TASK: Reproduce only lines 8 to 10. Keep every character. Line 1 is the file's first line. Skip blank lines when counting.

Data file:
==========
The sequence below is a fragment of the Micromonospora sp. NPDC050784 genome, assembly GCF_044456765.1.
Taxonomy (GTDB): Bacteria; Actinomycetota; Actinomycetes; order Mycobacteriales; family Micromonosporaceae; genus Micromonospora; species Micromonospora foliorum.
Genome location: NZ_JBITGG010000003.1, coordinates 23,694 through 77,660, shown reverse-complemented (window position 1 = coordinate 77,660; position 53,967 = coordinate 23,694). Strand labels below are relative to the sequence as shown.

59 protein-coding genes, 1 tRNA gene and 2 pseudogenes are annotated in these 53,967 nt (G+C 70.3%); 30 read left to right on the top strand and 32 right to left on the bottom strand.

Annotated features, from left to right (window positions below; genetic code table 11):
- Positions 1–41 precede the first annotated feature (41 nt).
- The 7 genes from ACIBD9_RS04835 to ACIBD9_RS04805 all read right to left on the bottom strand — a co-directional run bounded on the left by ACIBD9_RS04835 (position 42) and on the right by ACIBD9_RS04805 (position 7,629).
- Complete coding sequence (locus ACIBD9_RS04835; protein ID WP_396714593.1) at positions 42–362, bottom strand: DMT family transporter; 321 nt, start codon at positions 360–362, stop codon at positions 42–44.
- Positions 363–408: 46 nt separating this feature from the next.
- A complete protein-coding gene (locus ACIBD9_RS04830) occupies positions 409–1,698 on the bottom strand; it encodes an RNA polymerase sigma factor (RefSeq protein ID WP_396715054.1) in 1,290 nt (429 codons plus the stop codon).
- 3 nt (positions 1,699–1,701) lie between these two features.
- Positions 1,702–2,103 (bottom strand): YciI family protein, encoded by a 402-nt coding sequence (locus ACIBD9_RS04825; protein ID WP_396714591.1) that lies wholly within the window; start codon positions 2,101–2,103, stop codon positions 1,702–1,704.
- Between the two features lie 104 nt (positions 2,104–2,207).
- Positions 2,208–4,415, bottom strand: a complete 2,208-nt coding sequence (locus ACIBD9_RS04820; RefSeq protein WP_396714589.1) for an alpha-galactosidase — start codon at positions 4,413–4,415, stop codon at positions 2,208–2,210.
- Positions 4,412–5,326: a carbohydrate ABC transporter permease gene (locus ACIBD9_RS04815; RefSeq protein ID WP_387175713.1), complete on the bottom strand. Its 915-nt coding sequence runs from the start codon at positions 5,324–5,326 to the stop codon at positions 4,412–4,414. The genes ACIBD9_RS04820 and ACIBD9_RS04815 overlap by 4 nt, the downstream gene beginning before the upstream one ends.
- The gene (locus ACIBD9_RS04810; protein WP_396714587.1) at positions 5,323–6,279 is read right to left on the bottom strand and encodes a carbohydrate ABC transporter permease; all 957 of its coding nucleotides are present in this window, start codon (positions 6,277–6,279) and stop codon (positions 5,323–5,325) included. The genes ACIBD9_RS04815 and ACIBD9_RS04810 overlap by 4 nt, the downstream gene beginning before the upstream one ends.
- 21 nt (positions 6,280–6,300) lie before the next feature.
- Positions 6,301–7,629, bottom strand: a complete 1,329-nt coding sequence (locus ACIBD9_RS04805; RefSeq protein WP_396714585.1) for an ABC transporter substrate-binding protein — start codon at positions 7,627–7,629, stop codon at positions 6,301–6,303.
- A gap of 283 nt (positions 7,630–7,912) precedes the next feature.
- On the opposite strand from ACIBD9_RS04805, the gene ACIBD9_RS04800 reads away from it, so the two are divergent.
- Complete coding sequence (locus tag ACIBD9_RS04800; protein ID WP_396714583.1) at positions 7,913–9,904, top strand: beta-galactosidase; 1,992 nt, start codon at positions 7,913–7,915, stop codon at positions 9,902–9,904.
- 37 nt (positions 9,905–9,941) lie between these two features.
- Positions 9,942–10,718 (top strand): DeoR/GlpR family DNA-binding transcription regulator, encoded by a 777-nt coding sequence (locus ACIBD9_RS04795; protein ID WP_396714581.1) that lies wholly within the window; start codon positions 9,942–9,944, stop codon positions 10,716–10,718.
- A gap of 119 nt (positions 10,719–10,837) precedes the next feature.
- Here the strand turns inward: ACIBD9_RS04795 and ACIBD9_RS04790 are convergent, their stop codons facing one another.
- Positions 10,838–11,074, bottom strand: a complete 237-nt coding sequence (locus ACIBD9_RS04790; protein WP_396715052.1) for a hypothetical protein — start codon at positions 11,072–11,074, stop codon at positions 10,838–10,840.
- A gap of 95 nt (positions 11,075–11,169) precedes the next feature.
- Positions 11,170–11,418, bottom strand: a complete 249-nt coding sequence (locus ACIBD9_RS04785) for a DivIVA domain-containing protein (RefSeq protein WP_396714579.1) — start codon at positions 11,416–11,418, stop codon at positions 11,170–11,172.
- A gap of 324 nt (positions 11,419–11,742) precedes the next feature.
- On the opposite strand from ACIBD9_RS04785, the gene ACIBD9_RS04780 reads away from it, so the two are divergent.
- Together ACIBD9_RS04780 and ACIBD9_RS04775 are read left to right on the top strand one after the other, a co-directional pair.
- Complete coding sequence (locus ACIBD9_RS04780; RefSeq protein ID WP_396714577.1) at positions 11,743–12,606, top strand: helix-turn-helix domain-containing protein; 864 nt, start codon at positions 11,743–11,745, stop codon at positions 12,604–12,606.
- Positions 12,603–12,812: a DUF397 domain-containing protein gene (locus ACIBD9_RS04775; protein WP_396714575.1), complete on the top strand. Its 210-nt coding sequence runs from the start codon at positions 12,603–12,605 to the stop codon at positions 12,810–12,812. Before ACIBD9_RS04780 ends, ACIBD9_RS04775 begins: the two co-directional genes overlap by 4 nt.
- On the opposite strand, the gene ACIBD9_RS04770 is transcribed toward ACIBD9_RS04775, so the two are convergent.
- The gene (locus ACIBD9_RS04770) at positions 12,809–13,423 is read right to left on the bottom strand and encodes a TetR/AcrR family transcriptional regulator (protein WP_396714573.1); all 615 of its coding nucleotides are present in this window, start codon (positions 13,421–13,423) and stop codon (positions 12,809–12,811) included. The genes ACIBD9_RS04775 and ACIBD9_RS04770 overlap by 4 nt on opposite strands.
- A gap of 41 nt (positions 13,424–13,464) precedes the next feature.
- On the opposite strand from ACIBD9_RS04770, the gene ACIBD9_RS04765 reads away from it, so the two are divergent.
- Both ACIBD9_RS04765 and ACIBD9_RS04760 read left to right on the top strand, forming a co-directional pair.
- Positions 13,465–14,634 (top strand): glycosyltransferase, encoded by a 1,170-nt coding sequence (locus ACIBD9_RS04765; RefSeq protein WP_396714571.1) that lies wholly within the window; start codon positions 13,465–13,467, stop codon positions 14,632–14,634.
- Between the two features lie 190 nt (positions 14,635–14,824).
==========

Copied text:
- Complete coding sequence (locus ACIBD9_RS04835; protein ID WP_396714593.1) at positions 42–362, bottom strand: DMT family transporter; 321 nt, start codon at positions 360–362, stop codon at positions 42–44.
- Positions 363–408: 46 nt separating this feature from the next.
- A complete protein-coding gene (locus ACIBD9_RS04830) occupies positions 409–1,698 on the bottom strand; it encodes an RNA polymerase sigma factor (RefSeq protein ID WP_396715054.1) in 1,290 nt (429 codons plus the stop codon).